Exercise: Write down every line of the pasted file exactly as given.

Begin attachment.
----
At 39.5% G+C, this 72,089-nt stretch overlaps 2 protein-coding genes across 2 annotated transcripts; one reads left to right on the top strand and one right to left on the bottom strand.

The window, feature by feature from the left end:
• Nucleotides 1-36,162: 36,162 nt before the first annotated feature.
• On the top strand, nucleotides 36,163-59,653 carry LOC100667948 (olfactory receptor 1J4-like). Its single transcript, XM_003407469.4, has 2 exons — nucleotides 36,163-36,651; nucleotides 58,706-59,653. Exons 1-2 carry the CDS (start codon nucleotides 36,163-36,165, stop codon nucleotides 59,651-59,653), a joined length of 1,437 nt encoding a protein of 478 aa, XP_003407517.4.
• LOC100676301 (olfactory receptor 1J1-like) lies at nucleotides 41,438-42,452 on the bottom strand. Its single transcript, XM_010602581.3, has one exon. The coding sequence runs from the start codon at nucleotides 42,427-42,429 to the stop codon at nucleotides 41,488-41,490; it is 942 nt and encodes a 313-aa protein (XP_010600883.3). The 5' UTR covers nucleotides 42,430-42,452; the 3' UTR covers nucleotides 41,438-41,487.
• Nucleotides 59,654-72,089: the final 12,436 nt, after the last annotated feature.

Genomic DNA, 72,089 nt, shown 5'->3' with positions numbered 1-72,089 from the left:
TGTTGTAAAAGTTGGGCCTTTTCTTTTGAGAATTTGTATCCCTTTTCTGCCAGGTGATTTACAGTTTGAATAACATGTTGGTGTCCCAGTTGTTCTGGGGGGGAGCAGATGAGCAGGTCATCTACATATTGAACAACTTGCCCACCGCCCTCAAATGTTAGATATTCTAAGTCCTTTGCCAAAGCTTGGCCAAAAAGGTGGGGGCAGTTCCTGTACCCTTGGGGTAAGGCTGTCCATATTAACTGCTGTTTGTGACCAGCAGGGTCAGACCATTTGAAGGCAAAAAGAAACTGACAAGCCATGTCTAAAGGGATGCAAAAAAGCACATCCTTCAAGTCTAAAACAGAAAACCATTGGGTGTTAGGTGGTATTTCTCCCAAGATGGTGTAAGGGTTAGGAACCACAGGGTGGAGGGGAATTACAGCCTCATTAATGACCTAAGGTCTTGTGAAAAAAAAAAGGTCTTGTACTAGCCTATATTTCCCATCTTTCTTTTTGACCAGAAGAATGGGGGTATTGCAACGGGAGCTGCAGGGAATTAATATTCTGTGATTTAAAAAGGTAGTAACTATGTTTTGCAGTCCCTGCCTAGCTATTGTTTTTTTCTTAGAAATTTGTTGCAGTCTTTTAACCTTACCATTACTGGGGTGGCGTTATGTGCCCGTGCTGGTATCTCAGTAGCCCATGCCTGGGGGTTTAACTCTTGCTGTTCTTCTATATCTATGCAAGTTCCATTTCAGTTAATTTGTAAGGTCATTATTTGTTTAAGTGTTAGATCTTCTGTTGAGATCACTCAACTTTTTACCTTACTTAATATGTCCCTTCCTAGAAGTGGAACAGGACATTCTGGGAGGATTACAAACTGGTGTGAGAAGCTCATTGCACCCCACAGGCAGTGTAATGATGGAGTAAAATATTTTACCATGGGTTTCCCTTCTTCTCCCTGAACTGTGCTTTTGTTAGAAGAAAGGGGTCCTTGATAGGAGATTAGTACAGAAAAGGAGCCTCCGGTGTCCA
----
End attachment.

At 39.5% G+C, this 72,089-nt stretch overlaps 2 protein-coding genes across 2 annotated transcripts; one reads left to right on the top strand and one right to left on the bottom strand.

The window, feature by feature from the left end:
• Nucleotides 1-36,162: 36,162 nt before the first annotated feature.
• On the top strand, nucleotides 36,163-59,653 carry LOC100667948 (olfactory receptor 1J4-like). Its single transcript, XM_003407469.4, has 2 exons — nucleotides 36,163-36,651; nucleotides 58,706-59,653. Exons 1-2 carry the CDS (start codon nucleotides 36,163-36,165, stop codon nucleotides 59,651-59,653), a joined length of 1,437 nt encoding a protein of 478 aa, XP_003407517.4.
• LOC100676301 (olfactory receptor 1J1-like) lies at nucleotides 41,438-42,452 on the bottom strand. Its single transcript, XM_010602581.3, has one exon. The coding sequence runs from the start codon at nucleotides 42,427-42,429 to the stop codon at nucleotides 41,488-41,490; it is 942 nt and encodes a 313-aa protein (XP_010600883.3). The 5' UTR covers nucleotides 42,430-42,452; the 3' UTR covers nucleotides 41,438-41,487.
• Nucleotides 59,654-72,089: the final 12,436 nt, after the last annotated feature.

Genomic DNA, 72,089 nt, shown 5'->3' with positions numbered 1-72,089 from the left:
TGTTGTAAAAGTTGGGCCTTTTCTTTTGAGAATTTGTATCCCTTTTCTGCCAGGTGATTTACAGTTTGAATAACATGTTGGTGTCCCAGTTGTTCTGGGGGGGAGCAGATGAGCAGGTCATCTACATATTGAACAACTTGCCCACCGCCCTCAAATGTTAGATATTCTAAGTCCTTTGCCAAAGCTTGGCCAAAAAGGTGGGGGCAGTTCCTGTACCCTTGGGGTAAGGCTGTCCATATTAACTGCTGTTTGTGACCAGCAGGGTCAGACCATTTGAAGGCAAAAAGAAACTGACAAGCCATGTCTAAAGGGATGCAAAAAAGCACATCCTTCAAGTCTAAAACAGAAAACCATTGGGTGTTAGGTGGTATTTCTCCCAAGATGGTGTAAGGGTTAGGAACCACAGGGTGGAGGGGAATTACAGCCTCATTAATGACCTAAGGTCTTGTGAAAAAAAAAAGGTCTTGTACTAGCCTATATTTCCCATCTTTCTTTTTGACCAGAAGAATGGGGGTATTGCAACGGGAGCTGCAGGGAATTAATATTCTGTGATTTAAAAAGGTAGTAACTATGTTTTGCAGTCCCTGCCTAGCTATTGTTTTTTTCTTAGAAATTTGTTGCAGTCTTTTAACCTTACCATTACTGGGGTGGCGTTATGTGCCCGTGCTGGTATCTCAGTAGCCCATGCCTGGGGGTTTAACTCTTGCTGTTCTTCTATATCTATGCAAGTTCCATTTCAGTTAATTTGTAAGGTCATTATTTGTTTAAGTGTTAGATCTTCTGTTGAGATCACTCAACTTTTTACCTTACTTAATATGTCCCTTCCTAGAAGTGGAACAGGACATTCTGGGAGGATTACAAACTGGTGTGAGAAGCTCATTGCACCCCACAGGCAGTGTAATGATGGAGTAAAATATTTTACCATGGGTTTCCCTTCTTCTCCCTGAACTGTGCTTTTGTTAGAAGAAAGGGGTCCTTGATAGGAGATTAGTACAGAAAAGGAGCCTCCGGTGTCCA